Now that markets have rebounded back to their highs, we’re hearing a whole lot about the bullish case for stocks. In light of this, I thought it might be helpful to hear from one of the smarter bears.
So, I checked in with John Higgins of the esteemed boutique research firm Capital Economics to learn his point of view.
It comes down to this …
Although the S&P 500 has now rebounded above its previous record high, Higgins does not expect the rally to last. Instead, he forecasts that the index will slump again by year-end.
Split the “fall and rise” in the S&P 500 since its previous closing high on Sept. 20 last year into three phases, he says.
The S&P 500 is now trading right where it was on Sept. 20.
At the outset of the first phase, concerns grew that the Federal Reserve would kill off the recovery at home against a backdrop of weak demand abroad if it tightened policy further. So stock prices fell sharply. Investors sent the Fed a message not to overdo it by factoring out more rate hikes.
In the second phase, they were reassured by the Fed’s pledge to be “patient.” So stock prices rebounded. Investors even began to price in monetary easing.
Finally, in the third (current) phase, interest-rate expectations have rebounded a bit, without derailing the stock market. This is presumably because the Fed has not changed its tune, and because growth in the U.S. and the rest of the world — where S&P 500 firms make many of their sales — has begun to stabilize.
Higgins does not expect this third phase to last …
This is partly because he thinks the Fed has not “saved the day” and that the U.S. economy will struggle … even as it eventually cuts rates by more than investors are projecting.
And it is partly because he thinks that growth in the rest of the world will not bounce back.
He notes that the S&P 500 would continue to climb if a drop in earnings were more than offset by a rise in the index’s price-to-earnings ratio. But he observes that the last time this happened during an earnings contraction was in the late 1980s and early ’90s, when the starting level of the P/E ratio was lower than it is now.
Finally, he doubts that a resolution to the trade war between the U.S. and China would prevent the S&P 500 from coming under fire again. For a start, the recent weakness in the economies of both countries has had little to do with protectionism. And in any case, a lot of optimism about an end to their dispute now seems to be discounted in the markets.
The upshot is that he is sticking to a forecast that the S&P 500 will end 2019 at 2,300, which is more than 20% below its level now, before recovering in 2020 as the Fed’s policy easing rekindles investors’ appetite for risk.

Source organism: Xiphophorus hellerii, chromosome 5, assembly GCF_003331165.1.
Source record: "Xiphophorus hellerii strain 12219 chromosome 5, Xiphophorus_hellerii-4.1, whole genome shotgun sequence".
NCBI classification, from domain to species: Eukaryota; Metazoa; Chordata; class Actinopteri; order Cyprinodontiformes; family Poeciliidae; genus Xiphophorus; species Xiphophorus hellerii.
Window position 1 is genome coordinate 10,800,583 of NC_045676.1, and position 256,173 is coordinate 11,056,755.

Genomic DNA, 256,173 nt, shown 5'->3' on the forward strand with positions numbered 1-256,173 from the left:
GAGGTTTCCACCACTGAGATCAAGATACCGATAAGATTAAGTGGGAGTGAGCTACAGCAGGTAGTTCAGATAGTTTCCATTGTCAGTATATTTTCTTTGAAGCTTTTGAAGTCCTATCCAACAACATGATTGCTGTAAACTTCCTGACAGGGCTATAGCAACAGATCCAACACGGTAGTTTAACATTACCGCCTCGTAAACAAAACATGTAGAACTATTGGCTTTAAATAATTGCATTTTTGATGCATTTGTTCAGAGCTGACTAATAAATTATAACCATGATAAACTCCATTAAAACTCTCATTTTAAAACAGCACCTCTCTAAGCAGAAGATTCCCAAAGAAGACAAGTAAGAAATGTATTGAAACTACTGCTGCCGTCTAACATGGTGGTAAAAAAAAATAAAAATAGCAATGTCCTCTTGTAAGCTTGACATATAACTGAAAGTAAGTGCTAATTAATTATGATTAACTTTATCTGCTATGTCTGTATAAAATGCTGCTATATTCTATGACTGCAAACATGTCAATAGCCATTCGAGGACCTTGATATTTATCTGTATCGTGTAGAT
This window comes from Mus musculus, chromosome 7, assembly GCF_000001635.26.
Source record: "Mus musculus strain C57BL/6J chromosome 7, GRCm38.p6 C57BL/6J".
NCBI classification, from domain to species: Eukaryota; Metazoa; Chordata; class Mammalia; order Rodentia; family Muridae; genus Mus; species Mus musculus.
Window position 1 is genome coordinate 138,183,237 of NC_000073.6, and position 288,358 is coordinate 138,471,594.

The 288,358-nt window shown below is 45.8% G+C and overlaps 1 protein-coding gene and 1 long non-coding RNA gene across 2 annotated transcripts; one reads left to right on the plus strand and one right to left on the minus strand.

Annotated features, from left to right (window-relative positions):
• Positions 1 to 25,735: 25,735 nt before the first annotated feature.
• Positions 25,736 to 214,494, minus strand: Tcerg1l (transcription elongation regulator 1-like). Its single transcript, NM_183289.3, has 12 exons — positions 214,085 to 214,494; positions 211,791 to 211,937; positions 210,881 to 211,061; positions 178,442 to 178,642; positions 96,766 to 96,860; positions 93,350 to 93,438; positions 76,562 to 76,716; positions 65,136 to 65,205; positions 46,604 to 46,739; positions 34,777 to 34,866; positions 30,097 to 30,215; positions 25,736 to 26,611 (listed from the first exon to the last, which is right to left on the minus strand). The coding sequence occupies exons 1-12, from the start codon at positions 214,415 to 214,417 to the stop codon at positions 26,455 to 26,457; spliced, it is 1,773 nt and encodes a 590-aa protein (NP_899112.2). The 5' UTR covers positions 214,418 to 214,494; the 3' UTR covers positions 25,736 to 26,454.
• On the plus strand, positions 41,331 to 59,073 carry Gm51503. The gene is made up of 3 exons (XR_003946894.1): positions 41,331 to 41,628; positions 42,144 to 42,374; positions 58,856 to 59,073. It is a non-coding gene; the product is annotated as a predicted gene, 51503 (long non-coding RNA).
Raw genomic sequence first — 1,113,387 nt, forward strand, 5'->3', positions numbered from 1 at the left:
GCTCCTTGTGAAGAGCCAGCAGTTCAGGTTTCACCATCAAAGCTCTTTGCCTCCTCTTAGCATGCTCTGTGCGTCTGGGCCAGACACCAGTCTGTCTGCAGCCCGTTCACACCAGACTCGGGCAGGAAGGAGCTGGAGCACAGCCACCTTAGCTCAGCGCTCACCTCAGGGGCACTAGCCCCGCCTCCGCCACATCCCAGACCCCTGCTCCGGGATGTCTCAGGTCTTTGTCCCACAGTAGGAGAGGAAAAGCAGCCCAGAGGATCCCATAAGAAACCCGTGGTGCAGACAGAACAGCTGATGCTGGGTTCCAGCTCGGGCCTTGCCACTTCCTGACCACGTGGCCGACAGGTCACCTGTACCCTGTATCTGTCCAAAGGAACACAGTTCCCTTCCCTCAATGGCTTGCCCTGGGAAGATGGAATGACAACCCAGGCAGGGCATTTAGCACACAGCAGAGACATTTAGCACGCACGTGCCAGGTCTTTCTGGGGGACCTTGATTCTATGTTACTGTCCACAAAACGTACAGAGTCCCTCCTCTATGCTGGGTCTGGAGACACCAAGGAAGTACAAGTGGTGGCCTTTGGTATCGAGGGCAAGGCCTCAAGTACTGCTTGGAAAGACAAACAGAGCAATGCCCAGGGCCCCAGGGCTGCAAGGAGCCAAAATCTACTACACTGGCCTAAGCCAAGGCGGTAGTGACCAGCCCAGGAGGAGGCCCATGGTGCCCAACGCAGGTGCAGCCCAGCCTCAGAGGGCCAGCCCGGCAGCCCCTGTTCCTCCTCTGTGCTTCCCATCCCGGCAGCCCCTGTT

Mom and Pop Still Glum
Despite the epic strength of the market this year, the individual, mom-and-pop investors in the AAII survey are anything but bullish. Even with a new all-time high in the S&P 500, there are fewer than 35% bulls in this week’s survey.
Following similar “wall of worry” moments where individual investors shunned a market at new highs, stocks have tended to do well. Six months later, they were up 82% of the time, averaging 6.1%, according to research by Jason Goepfert at SentimenTrader.com.
Hedge Funds Glum, Too
Hey mom and pop, you have some pretty high-falutin’ company.
SentimenTrader.com observes that hedge funds have been incredibly hesitant to buy into this rally. In fact, they are betting this has been a rally for suckers.
Macro hedge funds and commodity trading advisers tend to use trend-following strategies. But clearly some of those programs are still considering the trend in equities to be negative. These funds are still net short the stock market, SentimenTrader.com says.
Equity hedge funds tend to be consistently net long, weighting their long ideas more heavily than shorts. But lately, they’ve maintained net exposure at the lowest level of the past five years.
Over the past few years, extremes in exposure among these equity-only funds have been particularly contrary, suggesting this is a good sign for stocks here, the analysts argue.
Even funds that traditionally don’t correlate as much with the stock market are showing very low implicit exposure.
Market-neutral funds, which employ strategies like arbitrage, are net short for one of the few times since the financial crisis. While less correlated to stock than other strategies, this has mostly been a good sign.
Looking at the entire broad-based universe of hedge funds, the analysts say, it’s been seven years since the professionals had exposure this low to stocks.
Goepfert concludes that our response should not come in the form of mocking the masters of the universe for being really wrong and assuming that now they have to buy stocks to catch up.
Most of these strategies became very defensive in 2007-’08 even when stocks attempted rallies, and ultimately, they were rewarded when stocks finally crashed.
Still, the long-term record across these strategies is contrary. When funds are heavily exposed, stocks tend to decline; when they’re lightly exposed or net short, stocks tend to rally.
Don’t get too smug, as smart money got that way for a reason. But for now, full-bore bulls appear to be in strangely in short supply — which is good from a contrarian point of view.
Jon D. Markman